• Go over the problem showing what the factors should be, how to check the problem, and how to write out the problem with an exponent (if it contains more than one repeated numeral). 
  • Practice 2-4 more problems. Repeat the process and show how to work out each problem, how to check it, and how to write it out each time.


  • Students will be creating a visual representation of a number by showing the factors of each number and writing it correctly on a poster board.
  • Students will choose a composite number up to 100. The teacher will show on the projector a list of composite numbers students can choose from.

(Note: Gifted/advanced students can use higher numbers)

  • The teacher will note what number the students choose and will make sure all students have different numbers. 

(Note: allow students to think of a different number if students have the same number)

  • Encourage students to use higher numbers instead of just one-digit numerals.

  • The teacher will show a completed copy of the number 100. Make sure to explain that all composite factors should be represented one way (in the teacher example they are all in pink squares) and prime factors represented in a different way (in the teacher example they are in orange stars).

  • The teacher will have popsicle sticks available that students can use for their factor tree model. Students are free to use markers, construction paper, glue, or any materials they need for their poster.

(Note: the teacher will need to have materials ready and out so students can use)

  • Students will also be given a flashcard to write their final expression and glue onto their poster.

  • A rubric will be provided for this activity

(Note: give students an appropriate deadline for this assignment)


  • Class discussion: Have a few students (those who have finished their poster) share their poster with the class.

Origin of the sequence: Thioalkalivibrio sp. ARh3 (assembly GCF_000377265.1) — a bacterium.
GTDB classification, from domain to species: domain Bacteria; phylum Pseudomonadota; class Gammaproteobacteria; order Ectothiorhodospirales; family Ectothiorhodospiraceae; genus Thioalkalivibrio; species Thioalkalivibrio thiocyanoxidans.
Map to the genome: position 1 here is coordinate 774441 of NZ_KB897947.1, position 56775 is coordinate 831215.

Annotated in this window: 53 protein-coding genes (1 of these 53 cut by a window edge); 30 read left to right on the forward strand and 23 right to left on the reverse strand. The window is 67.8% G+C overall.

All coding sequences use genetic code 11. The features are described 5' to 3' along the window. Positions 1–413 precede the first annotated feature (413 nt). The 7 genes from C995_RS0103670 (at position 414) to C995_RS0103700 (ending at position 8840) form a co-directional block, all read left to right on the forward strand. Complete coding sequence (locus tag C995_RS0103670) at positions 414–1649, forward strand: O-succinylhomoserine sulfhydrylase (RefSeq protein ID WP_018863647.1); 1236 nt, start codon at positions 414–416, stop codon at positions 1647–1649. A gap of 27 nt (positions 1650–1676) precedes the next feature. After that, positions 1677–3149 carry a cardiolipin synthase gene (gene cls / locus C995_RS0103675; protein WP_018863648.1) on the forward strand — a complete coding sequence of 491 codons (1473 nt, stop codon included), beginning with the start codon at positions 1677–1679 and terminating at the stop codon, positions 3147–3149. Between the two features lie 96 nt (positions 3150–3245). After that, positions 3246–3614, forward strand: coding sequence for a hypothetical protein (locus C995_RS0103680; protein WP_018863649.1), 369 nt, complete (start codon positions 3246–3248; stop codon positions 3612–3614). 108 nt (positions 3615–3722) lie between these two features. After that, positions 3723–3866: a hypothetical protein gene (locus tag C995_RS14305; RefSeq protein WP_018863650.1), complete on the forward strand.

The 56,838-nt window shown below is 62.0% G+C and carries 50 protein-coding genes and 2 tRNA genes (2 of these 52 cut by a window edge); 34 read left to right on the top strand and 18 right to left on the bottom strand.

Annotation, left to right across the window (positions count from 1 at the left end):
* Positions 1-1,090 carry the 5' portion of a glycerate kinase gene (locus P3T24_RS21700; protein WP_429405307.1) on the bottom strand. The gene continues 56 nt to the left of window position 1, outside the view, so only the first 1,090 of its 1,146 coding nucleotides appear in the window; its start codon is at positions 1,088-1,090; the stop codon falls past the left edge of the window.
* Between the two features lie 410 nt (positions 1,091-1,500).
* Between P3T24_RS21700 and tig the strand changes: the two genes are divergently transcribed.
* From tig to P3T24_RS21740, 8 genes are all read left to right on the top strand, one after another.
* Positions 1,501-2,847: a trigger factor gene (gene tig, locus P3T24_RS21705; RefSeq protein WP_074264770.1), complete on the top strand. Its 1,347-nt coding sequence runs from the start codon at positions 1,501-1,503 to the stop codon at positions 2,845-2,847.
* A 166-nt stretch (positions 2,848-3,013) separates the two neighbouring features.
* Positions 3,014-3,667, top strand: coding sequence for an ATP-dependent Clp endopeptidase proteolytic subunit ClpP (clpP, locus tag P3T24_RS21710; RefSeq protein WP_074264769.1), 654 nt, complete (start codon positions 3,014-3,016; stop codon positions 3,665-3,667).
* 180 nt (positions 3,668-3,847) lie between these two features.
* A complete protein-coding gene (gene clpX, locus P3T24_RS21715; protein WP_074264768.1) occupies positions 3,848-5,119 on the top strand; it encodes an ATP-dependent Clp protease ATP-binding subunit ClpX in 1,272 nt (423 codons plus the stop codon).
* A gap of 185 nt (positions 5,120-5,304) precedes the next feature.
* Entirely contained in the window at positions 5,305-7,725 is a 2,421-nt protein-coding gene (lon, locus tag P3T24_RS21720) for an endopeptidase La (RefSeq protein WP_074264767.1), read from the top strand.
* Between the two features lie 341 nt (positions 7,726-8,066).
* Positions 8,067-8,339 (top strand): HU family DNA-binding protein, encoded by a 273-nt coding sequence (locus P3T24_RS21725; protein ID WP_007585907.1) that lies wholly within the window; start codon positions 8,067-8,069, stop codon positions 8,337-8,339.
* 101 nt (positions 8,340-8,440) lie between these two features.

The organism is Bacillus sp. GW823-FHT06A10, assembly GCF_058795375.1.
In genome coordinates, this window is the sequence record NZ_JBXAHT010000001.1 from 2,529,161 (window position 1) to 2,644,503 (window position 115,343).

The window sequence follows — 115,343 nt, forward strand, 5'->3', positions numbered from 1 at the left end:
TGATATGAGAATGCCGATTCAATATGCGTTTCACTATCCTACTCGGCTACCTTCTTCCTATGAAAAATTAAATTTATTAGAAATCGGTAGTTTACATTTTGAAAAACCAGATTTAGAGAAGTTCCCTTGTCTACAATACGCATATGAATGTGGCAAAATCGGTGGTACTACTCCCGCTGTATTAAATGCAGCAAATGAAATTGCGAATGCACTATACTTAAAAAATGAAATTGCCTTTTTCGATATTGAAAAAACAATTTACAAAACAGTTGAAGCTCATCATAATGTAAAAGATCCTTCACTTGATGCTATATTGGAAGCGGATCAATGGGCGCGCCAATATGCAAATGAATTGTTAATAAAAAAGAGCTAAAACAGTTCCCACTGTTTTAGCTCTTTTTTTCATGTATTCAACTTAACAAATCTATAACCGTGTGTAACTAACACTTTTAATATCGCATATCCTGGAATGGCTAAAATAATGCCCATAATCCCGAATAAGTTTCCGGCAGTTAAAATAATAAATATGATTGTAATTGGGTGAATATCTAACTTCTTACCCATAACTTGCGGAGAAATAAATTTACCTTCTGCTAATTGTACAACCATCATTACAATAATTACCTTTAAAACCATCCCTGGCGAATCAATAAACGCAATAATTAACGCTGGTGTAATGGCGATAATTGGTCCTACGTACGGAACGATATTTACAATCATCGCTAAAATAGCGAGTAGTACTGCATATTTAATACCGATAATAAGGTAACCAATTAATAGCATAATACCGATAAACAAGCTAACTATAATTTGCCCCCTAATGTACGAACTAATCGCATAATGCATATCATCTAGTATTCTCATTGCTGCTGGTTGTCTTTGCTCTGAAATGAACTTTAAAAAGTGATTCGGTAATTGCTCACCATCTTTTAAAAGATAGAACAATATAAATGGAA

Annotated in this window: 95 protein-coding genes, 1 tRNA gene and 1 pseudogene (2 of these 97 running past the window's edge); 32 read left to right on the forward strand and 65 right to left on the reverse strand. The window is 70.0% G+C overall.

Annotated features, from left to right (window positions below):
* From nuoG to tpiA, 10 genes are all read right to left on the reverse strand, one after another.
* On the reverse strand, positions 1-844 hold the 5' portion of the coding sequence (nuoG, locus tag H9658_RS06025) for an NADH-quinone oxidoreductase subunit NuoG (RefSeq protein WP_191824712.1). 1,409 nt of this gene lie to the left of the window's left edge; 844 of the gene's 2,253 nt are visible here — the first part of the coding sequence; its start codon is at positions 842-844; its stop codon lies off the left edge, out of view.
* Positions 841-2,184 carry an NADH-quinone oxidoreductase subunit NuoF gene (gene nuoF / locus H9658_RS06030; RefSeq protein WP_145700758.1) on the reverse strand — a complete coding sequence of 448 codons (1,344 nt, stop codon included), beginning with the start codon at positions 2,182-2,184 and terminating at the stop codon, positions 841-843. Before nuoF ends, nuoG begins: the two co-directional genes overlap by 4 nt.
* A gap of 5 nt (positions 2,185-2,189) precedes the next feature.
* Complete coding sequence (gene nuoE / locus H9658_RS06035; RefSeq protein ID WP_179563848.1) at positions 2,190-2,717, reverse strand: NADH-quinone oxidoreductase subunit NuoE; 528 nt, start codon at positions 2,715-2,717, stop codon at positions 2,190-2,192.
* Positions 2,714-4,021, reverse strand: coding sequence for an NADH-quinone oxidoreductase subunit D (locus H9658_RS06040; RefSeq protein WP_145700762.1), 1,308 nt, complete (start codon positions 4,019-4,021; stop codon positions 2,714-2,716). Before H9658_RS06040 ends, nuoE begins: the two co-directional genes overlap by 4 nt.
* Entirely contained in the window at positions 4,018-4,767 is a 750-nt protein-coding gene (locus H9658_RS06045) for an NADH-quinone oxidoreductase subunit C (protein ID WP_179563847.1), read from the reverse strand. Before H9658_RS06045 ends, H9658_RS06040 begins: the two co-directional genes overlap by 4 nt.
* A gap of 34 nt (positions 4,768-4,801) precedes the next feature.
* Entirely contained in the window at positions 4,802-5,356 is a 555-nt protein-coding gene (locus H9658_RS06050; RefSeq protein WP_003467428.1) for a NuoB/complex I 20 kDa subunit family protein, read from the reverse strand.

• Ask students:
    • What their prime and composite numbers are and how do they know this?
    • How to check if their prime factorization is correct.

(Note: Have the rest of the students share their poster after the deadline as the closure to this activity) 

Assessment Strategies


Students will be evaluated on their poster using the rubric.

Students can also be given 5 (or more) numbers and find the prime factorization as well as write it out correctly. This can be done in the student’s math notebooks and will need to be turned in so the teacher can check.

(Note: the teacher can choose any composite numbers)


  • Students can test themselves by playing the “Design a Forest” game that allows them to practice writing out prime factorization factors correctly.


  • ELL: The lesson includes lots of visual demonstrations from games, the explanation of how to write out the factors of a number correctly, and a poster example. Students can also be given additional scaffolding with more visual examples and additional time if needed.

  • Students with disabilities: Students will be given an extended deadline if needed. Students can work with an aide or a peer helper. The poster will also allow students to see their representation as well as use a variety of textures and mediums.

  • Students who struggle academically: Provide additional scaffolding with these students. check to make sure they know how to complete the task starting with smaller examples and moving to higher numerals. Allow enough time for them to practice first and then do the poster.

  • Gifted/advanced: Students who are comfortable working with numbers within 100 will be encouraged to try higher composite numbers to solve the prime factorization. They will also have the option to work as peer helpers for other students who need extra help.

Total Duration

61 to 90 Minutes


Advance Preparation: The teacher will need to bring in a completed example of the activity (poster), have materials out and ready, have the rubric handout printed out, have the math problems worked out ahead of time, and technology charged.

Background Knowledge: Students will need to know their multiplication facts, what a number raised to a power means (3^4 = 3*3*3*3), and what it means to be a prime or composite number. 

Materials and Resources

  • Teacher: construction paper, popsicle sticks, flash cards, pre-made poster example
  • Students: scissors, markers, poster board, notebook paper, pencil, glue 

        -optional items: crayons, colored pencils, math notebook

Technology Resources Needed

Teacher laptop with internet, interactive board, projector 

Approved Date